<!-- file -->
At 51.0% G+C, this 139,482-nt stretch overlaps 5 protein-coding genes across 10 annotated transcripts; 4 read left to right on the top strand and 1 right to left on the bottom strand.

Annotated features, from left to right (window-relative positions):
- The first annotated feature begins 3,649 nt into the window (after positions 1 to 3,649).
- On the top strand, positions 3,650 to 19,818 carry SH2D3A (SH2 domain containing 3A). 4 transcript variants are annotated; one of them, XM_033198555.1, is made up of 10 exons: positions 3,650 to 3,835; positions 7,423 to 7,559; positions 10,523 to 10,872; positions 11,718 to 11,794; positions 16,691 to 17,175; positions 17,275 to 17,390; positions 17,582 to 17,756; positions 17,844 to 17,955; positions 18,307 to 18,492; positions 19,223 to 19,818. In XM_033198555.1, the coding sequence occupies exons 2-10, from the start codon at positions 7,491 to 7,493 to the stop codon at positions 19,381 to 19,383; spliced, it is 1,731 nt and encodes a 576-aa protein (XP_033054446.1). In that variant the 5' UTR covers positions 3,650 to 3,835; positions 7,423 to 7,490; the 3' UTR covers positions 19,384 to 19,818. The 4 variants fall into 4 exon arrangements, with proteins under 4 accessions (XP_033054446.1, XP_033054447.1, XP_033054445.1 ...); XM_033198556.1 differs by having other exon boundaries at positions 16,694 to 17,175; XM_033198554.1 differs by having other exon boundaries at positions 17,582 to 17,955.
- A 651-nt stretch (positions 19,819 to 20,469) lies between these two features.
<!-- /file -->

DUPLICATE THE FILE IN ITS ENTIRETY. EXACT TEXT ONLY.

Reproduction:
At 51.0% G+C, this 139,482-nt stretch overlaps 5 protein-coding genes across 10 annotated transcripts; 4 read left to right on the top strand and 1 right to left on the bottom strand.

Annotated features, from left to right (window-relative positions):
- The first annotated feature begins 3,649 nt into the window (after positions 1 to 3,649).
- On the top strand, positions 3,650 to 19,818 carry SH2D3A (SH2 domain containing 3A). 4 transcript variants are annotated; one of them, XM_033198555.1, is made up of 10 exons: positions 3,650 to 3,835; positions 7,423 to 7,559; positions 10,523 to 10,872; positions 11,718 to 11,794; positions 16,691 to 17,175; positions 17,275 to 17,390; positions 17,582 to 17,756; positions 17,844 to 17,955; positions 18,307 to 18,492; positions 19,223 to 19,818. In XM_033198555.1, the coding sequence occupies exons 2-10, from the start codon at positions 7,491 to 7,493 to the stop codon at positions 19,381 to 19,383; spliced, it is 1,731 nt and encodes a 576-aa protein (XP_033054446.1). In that variant the 5' UTR covers positions 3,650 to 3,835; positions 7,423 to 7,490; the 3' UTR covers positions 19,384 to 19,818. The 4 variants fall into 4 exon arrangements, with proteins under 4 accessions (XP_033054446.1, XP_033054447.1, XP_033054445.1 ...); XM_033198556.1 differs by having other exon boundaries at positions 16,694 to 17,175; XM_033198554.1 differs by having other exon boundaries at positions 17,582 to 17,955.
- A 651-nt stretch (positions 19,819 to 20,469) lies between these two features.